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Razor & Brush Care
Shaving is an important part of classic barbering and like any other classic trade, it comes with it’s own set of specialty tools. Instead of saws and hammers, those who enjoy wet shaving would have brushes, razors and soaps. Just like a carpenter’s plane needs sharpening or an automobile needs an oil change, a gentleman’s razor and brush require specific care.

Straight Razors

Most razors are made of a high carbon steel, which allows for a long-lasting and sharper edge but is susceptible to rusting when left wet or in a humid environment. To prevent this, one would dry the razor thoroughly after each use and rub it with blade oil when stored for prolonged periods of time.

To maintain the edge, a leather strop is of the utmost importance. Ideally used before each shave, the strop does the best job at polishing a razor for the smoothest shave possible. It is important to use a gentle touch and to keep the spine flat on the leather; pushing too hard or using too steep of an angle can damage the delicate edge.

Even with regular stropping, a razor will need to be honed. In the world of razors, honing is the process of using a sharpening stone to refresh the edge. Depending on its use, a razor will need to be honed one or two times a year. Any razors purchased from Kent of Inglewood will receive their first honing for free, subsequent honing services are a mere $20. If you are the sort to take care of things yourself, a progression of high quality Japanese water stones will prove indispensable.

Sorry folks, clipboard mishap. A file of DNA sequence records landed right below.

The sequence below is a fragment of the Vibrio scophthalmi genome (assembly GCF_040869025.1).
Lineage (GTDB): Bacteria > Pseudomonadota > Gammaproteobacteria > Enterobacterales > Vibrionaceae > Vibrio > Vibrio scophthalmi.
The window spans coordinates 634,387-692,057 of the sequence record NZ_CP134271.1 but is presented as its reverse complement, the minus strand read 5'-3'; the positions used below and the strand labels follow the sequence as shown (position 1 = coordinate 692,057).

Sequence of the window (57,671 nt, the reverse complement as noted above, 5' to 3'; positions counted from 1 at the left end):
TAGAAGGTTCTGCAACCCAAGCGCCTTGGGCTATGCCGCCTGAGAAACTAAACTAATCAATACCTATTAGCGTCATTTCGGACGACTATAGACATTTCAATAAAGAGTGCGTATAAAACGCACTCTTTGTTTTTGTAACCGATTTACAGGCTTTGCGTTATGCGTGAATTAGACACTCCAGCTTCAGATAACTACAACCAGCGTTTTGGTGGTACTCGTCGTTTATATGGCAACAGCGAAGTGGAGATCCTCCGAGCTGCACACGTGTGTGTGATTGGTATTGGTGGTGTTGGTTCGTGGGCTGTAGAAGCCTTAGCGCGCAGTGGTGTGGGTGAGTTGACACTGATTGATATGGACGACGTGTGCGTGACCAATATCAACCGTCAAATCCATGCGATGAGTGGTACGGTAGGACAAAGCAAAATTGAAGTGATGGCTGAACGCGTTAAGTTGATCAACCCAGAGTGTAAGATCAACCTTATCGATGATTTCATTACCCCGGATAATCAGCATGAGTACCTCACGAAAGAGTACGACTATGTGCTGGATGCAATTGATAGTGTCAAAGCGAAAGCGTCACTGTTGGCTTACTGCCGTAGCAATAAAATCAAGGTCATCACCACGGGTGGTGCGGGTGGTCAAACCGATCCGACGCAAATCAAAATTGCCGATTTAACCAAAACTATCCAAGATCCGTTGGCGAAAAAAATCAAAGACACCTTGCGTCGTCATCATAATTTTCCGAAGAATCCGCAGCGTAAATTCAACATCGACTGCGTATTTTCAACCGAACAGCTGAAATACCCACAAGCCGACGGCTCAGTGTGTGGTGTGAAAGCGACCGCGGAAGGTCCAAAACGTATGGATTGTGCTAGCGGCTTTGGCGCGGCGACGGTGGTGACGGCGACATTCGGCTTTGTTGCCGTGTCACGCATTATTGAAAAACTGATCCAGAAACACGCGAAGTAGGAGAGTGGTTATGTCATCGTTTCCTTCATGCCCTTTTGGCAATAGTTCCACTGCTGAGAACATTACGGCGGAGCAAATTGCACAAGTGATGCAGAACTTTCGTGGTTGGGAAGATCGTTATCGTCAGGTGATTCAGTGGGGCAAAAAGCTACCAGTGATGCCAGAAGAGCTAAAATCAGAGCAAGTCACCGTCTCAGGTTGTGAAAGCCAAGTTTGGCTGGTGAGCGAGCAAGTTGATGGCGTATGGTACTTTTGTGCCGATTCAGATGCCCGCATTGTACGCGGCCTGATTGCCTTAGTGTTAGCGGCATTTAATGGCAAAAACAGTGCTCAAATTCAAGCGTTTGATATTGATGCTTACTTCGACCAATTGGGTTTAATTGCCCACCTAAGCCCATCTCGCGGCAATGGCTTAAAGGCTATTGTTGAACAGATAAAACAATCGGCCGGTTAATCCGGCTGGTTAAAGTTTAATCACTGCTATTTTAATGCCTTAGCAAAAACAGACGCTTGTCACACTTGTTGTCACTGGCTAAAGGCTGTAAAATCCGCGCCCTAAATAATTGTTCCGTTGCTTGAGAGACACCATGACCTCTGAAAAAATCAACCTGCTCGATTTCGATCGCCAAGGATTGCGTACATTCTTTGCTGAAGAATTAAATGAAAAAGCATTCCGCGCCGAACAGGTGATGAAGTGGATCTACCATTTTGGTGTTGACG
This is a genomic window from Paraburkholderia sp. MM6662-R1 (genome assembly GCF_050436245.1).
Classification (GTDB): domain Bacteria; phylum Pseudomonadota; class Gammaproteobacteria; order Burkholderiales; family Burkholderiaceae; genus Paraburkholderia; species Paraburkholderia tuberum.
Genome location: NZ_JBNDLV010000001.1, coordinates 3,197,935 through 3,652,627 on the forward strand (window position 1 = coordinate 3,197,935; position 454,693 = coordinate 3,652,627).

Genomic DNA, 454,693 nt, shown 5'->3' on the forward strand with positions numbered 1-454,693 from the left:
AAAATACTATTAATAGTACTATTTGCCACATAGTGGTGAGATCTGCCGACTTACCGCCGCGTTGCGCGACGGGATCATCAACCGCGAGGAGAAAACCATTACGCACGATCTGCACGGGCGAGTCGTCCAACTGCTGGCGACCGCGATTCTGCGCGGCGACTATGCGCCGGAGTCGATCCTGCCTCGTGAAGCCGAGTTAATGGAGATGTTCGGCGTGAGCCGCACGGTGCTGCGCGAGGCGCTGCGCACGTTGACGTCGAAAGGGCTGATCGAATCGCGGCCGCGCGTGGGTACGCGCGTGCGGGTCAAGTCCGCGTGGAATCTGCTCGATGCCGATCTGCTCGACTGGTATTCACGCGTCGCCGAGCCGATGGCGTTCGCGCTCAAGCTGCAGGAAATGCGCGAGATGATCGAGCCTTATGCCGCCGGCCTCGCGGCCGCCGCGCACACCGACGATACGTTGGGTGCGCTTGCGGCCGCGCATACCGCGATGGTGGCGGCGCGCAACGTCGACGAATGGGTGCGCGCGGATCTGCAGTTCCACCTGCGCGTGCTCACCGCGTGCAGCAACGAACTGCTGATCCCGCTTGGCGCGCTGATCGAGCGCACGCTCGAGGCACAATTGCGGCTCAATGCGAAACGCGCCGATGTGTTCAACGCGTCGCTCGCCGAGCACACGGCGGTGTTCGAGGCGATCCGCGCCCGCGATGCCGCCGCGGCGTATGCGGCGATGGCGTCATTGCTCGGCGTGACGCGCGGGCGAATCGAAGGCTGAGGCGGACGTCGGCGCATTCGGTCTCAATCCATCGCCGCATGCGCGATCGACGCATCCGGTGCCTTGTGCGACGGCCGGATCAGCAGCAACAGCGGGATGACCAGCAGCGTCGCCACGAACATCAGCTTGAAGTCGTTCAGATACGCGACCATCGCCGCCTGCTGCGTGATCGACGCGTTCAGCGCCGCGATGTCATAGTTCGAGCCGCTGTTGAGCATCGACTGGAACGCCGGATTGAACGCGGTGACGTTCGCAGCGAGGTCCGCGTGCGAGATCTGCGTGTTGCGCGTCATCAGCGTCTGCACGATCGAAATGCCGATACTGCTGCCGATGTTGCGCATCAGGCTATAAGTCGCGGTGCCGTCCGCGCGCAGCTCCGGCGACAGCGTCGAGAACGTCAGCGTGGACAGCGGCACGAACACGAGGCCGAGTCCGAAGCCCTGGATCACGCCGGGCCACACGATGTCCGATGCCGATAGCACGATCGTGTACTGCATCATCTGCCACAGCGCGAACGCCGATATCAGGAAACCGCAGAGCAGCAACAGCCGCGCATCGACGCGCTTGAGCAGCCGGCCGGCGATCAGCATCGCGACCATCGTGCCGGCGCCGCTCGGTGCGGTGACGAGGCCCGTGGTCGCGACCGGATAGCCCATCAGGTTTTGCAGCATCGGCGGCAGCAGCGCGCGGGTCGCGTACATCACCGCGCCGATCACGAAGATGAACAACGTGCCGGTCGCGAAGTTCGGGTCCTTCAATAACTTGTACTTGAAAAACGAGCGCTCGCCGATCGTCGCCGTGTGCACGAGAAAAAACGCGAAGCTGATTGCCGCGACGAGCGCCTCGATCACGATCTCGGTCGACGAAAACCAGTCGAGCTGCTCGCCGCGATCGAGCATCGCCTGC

Shaving Brushes

A shaving brush is more than just a fancy way to apply shaving cream. In addition to lathering, a brush helps prepare the skin for a shave by lifting hairs and clearing away dead skin. Some prefer a luxuriously soft brush and others something a little “scrubbier”; different types of facial/body hair can benefit from different styles of brushes.

Prior to shaving, a good habit would be to soak your brush in warm water. This will load the brush with heat and soften the bristles, the resulting foam will be rich and warm. Use circular motions to further lather the soap on your skin and take mind not to apply too much pressure as you can bend or even break the hairs.

Once finished shaving, rinse the brush of any left over soap and gently wipe the bristles on a towel to draw out any water hiding inside. If you are prone to shaking a brush dry, grip the base of the bristles to prevent excessive shedding. Store your brush upside-down on an elegant stand so it will dry completely.

A razor and brush should last a lifetime, many razors become family heirlooms and are passed from generation to generation. Things worth having need to be cared for and a smooth shave is worth having.
Chris Lord
Author: Chris Lord

Lordy was a chef in a former life and now captains the ship that is our Ottawa shop. His experience with pomade is second to none and his mustache smells of Tobacco & Rosewood. He staunchly believes that a person’s life improves every time they swing an ax or strop a razor. Chris' favourite ax is the Wetterling Hudson Bay, the ax that built Canada and he shaves with a Thiers-Isard Snakewood.